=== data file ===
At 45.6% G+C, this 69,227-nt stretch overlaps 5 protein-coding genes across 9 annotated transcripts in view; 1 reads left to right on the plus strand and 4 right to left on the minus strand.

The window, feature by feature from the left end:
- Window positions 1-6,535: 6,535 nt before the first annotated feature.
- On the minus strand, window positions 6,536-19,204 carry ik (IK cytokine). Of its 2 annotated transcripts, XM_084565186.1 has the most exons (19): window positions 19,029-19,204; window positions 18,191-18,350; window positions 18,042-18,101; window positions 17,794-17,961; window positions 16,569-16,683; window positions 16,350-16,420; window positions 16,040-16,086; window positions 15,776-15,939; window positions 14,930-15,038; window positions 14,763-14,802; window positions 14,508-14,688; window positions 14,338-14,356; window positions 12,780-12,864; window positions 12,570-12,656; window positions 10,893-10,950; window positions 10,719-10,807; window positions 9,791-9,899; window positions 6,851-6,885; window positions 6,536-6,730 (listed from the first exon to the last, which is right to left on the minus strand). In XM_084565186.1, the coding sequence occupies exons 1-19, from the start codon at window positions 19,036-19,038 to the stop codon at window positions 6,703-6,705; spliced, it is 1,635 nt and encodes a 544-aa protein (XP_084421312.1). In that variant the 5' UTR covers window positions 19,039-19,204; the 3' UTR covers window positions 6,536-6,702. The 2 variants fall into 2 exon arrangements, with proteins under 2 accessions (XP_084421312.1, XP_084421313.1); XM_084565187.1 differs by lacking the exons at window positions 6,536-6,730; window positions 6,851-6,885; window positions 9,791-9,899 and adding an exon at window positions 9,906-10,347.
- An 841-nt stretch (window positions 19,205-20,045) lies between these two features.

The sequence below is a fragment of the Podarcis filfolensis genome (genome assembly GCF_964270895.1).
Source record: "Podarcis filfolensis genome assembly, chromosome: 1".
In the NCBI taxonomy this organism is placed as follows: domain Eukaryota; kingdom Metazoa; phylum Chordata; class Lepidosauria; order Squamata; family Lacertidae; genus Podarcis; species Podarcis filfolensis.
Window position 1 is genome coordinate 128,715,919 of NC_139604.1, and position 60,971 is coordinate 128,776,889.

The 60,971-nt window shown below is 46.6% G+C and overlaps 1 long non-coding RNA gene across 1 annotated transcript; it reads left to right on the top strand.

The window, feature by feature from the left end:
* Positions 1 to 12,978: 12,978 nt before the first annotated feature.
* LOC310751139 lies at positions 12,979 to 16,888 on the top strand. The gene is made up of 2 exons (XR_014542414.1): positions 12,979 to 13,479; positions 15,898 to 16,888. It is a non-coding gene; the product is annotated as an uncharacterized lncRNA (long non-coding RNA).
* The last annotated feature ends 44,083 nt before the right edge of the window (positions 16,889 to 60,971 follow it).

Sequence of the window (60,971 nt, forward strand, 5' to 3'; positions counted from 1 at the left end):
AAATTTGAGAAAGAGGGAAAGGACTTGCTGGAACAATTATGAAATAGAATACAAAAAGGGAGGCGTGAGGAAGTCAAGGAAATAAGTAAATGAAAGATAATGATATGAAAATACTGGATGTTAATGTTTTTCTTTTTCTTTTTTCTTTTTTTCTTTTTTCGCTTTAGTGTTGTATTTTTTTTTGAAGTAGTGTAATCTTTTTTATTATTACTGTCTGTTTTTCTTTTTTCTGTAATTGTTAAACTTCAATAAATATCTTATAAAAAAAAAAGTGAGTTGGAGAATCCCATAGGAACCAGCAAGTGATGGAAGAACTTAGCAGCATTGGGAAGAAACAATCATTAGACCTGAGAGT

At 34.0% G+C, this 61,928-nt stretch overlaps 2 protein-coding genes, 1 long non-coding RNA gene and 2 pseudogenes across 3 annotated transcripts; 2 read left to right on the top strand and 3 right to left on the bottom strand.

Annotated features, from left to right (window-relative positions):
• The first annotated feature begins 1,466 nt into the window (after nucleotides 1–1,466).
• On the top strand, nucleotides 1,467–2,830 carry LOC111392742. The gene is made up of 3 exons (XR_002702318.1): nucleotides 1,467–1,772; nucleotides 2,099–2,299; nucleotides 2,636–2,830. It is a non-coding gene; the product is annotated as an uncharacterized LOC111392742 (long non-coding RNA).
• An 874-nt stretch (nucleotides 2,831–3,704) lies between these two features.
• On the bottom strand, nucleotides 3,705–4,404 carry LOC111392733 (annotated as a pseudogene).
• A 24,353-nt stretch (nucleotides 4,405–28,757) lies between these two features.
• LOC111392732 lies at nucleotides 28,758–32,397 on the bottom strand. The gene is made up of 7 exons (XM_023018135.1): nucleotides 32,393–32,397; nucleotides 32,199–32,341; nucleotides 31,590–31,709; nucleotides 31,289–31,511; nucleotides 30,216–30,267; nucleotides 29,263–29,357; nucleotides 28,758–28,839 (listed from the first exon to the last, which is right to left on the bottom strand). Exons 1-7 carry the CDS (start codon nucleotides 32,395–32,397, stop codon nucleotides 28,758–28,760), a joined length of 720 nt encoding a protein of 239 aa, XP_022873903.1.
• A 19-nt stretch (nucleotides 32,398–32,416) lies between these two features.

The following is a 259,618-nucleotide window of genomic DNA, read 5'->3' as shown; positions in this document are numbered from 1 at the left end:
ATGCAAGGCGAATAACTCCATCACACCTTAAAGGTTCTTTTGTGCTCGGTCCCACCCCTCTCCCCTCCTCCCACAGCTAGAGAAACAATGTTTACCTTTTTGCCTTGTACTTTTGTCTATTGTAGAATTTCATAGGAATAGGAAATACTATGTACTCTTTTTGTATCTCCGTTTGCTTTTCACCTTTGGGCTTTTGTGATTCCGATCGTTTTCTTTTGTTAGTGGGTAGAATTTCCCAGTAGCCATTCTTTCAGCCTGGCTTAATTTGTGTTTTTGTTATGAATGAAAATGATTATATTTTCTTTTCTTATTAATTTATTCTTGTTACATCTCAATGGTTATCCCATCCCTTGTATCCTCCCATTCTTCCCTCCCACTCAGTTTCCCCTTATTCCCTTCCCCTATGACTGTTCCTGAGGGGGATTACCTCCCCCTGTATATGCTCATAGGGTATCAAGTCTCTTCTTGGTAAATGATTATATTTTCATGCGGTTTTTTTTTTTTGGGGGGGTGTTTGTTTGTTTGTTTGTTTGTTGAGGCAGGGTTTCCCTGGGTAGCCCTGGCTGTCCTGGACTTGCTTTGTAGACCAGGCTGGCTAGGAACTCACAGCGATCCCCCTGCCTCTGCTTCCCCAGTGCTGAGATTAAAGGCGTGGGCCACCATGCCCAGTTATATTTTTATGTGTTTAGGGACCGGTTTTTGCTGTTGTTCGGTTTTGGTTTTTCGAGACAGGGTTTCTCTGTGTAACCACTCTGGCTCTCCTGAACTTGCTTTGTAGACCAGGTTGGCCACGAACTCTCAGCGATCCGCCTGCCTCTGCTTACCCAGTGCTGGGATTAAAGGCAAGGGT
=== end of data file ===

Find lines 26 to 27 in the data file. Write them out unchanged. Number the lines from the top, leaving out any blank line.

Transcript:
The following is a 259,618-nucleotide window of genomic DNA, read 5'->3' as shown; positions in this document are numbered from 1 at the left end:
ATGCAAGGCGAATAACTCCATCACACCTTAAAGGTTCTTTTGTGCTCGGTCCCACCCCTCTCCCCTCCTCCCACAGCTAGAGAAACAATGTTTACCTTTTTGCCTTGTACTTTTGTCTATTGTAGAATTTCATAGGAATAGGAAATACTATGTACTCTTTTTGTATCTCCGTTTGCTTTTCACCTTTGGGCTTTTGTGATTCCGATCGTTTTCTTTTGTTAGTGGGTAGAATTTCCCAGTAGCCATTCTTTCAGCCTGGCTTAATTTGTGTTTTTGTTATGAATGAAAATGATTATATTTTCTTTTCTTATTAATTTATTCTTGTTACATCTCAATGGTTATCCCATCCCTTGTATCCTCCCATTCTTCCCTCCCACTCAGTTTCCCCTTATTCCCTTCCCCTATGACTGTTCCTGAGGGGGATTACCTCCCCCTGTATATGCTCATAGGGTATCAAGTCTCTTCTTGGTAAATGATTATATTTTCATGCGGTTTTTTTTTTTTGGGGGGGTGTTTGTTTGTTTGTTTGTTTGTTGAGGCAGGGTTTCCCTGGGTAGCCCTGGCTGTCCTGGACTTGCTTTGTAGACCAGGCTGGCTAGGAACTCACAGCGATCCCCCTGCCTCTGCTTCCCCAGTGCTGAGATTAAAGGCGTGGGCCACCATGCCCAGTTATATTTTTATGTGTTTAGGGACCGGTTTTTGCTGTTGTTCGGTTTTGGTTTTTCGAGACAGGGTTTCTCTGTGTAACCACTCTGGCTCTCCTGAACTTGCTTTGTAGACCAGGTTGGCCACGAACTCTCAGCGATCCGCCTGCCTCTGCTTACCCAGTGCTGGGATTAAAGGCAAGGGT